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eof(); and eof; are (magically) different syntax for eof, and this difference can't be expressed with prototypes.

I'm not sure this is a job for prototypes. Every Perl function can be called with and without parens (given the compiler knows about it), it's always valid syntax. The trick would be to detect inside a hypothetical sub myeof whether the parens are there are not - how would one do this with prototypes? Seems more like a job for something like caller. It's also worth noting that AFAIK eof is the only function in Perl that behaves this way... the exception that confirms the rule ;-)

Interesting side note: see eof in perltie.

A "can be parsed without errors" criteria is not enough for me.

I don't think that's the criteria. It's more like: "Every variation of the builtin's syntax can be expressed by prototypes" - look at threads like Prototype like sort()? where everyone's implementations got close to the original, but noone was able to replicate all of sort's syntax. All of eof's syntax can be replicated, but not its functionality. That's where the difference is.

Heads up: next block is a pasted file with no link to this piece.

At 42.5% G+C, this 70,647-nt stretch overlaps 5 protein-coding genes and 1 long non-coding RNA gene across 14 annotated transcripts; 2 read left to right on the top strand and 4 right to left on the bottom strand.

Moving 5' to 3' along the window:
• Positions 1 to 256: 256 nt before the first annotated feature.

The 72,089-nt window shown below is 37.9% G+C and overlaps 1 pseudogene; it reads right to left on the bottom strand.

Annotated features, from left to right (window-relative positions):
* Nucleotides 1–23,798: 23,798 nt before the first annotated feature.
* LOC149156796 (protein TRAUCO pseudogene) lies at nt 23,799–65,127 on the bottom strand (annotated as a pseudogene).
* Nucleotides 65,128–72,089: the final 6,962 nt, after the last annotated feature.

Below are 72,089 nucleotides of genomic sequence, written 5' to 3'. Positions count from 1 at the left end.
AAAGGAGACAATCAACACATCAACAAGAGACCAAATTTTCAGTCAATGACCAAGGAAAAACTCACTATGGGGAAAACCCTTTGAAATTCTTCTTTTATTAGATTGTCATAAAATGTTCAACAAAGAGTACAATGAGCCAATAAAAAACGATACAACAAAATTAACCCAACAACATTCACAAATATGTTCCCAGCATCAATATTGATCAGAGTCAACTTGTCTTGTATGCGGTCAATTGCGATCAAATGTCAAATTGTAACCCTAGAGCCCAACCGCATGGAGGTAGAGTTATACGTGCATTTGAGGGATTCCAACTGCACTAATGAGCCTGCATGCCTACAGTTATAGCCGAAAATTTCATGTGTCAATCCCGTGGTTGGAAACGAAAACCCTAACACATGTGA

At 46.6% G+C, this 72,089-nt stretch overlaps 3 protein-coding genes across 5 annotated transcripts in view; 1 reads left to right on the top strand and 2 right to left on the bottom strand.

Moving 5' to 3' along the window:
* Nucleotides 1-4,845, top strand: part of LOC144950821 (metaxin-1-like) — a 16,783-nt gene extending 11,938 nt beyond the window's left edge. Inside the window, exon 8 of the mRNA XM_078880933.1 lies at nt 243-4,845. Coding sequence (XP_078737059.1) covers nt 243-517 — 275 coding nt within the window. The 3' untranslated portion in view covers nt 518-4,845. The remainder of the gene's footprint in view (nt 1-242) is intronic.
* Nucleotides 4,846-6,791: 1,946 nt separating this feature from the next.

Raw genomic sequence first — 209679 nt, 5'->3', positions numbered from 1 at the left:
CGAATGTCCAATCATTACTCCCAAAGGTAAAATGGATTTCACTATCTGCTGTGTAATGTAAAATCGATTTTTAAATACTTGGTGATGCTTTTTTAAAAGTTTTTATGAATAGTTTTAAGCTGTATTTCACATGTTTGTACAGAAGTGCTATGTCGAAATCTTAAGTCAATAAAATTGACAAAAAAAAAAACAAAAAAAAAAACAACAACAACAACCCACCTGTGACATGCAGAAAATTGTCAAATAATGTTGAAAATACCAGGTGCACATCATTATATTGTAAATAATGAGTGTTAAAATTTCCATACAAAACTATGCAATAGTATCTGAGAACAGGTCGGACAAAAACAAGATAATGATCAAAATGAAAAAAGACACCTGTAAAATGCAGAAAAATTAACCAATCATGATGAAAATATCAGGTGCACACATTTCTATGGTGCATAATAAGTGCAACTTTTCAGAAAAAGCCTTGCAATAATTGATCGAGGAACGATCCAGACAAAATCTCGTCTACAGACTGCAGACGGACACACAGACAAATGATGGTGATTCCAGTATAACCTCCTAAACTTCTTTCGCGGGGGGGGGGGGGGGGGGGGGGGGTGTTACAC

I do understand how you are interpreting that piece of documentation, but I think you should cut the authors some slack :-) eof is a unique case, and knowing this, I don't think that passage is inaccurate.

In reply to Re^3: Why does eof have a prototype? by haukex
in thread Why does eof have a prototype? by LanX

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